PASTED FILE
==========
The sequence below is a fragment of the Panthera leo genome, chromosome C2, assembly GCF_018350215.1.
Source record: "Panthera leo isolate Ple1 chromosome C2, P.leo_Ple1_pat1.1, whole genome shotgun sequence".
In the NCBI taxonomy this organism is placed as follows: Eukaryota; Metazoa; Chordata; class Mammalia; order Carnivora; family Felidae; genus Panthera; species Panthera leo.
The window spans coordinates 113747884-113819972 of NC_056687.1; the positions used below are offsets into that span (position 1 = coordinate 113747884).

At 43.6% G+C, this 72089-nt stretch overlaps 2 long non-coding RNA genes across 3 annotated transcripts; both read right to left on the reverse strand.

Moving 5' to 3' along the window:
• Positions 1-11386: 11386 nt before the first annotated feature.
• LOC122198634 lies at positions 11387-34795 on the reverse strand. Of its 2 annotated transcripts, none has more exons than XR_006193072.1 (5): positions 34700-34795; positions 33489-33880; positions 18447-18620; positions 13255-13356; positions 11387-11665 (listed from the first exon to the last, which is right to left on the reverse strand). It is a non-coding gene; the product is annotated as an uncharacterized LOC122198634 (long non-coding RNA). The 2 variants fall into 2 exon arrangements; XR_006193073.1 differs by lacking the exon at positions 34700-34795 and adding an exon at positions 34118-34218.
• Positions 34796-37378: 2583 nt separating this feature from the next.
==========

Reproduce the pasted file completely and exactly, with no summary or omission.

The sequence below is a fragment of the Panthera leo genome, chromosome C2, assembly GCF_018350215.1.
Source record: "Panthera leo isolate Ple1 chromosome C2, P.leo_Ple1_pat1.1, whole genome shotgun sequence".
In the NCBI taxonomy this organism is placed as follows: Eukaryota; Metazoa; Chordata; class Mammalia; order Carnivora; family Felidae; genus Panthera; species Panthera leo.
The window spans coordinates 113747884-113819972 of NC_056687.1; the positions used below are offsets into that span (position 1 = coordinate 113747884).

At 43.6% G+C, this 72089-nt stretch overlaps 2 long non-coding RNA genes across 3 annotated transcripts; both read right to left on the reverse strand.

Moving 5' to 3' along the window:
• Positions 1-11386: 11386 nt before the first annotated feature.
• LOC122198634 lies at positions 11387-34795 on the reverse strand. Of its 2 annotated transcripts, none has more exons than XR_006193072.1 (5): positions 34700-34795; positions 33489-33880; positions 18447-18620; positions 13255-13356; positions 11387-11665 (listed from the first exon to the last, which is right to left on the reverse strand). It is a non-coding gene; the product is annotated as an uncharacterized LOC122198634 (long non-coding RNA). The 2 variants fall into 2 exon arrangements; XR_006193073.1 differs by lacking the exon at positions 34700-34795 and adding an exon at positions 34118-34218.
• Positions 34796-37378: 2583 nt separating this feature from the next.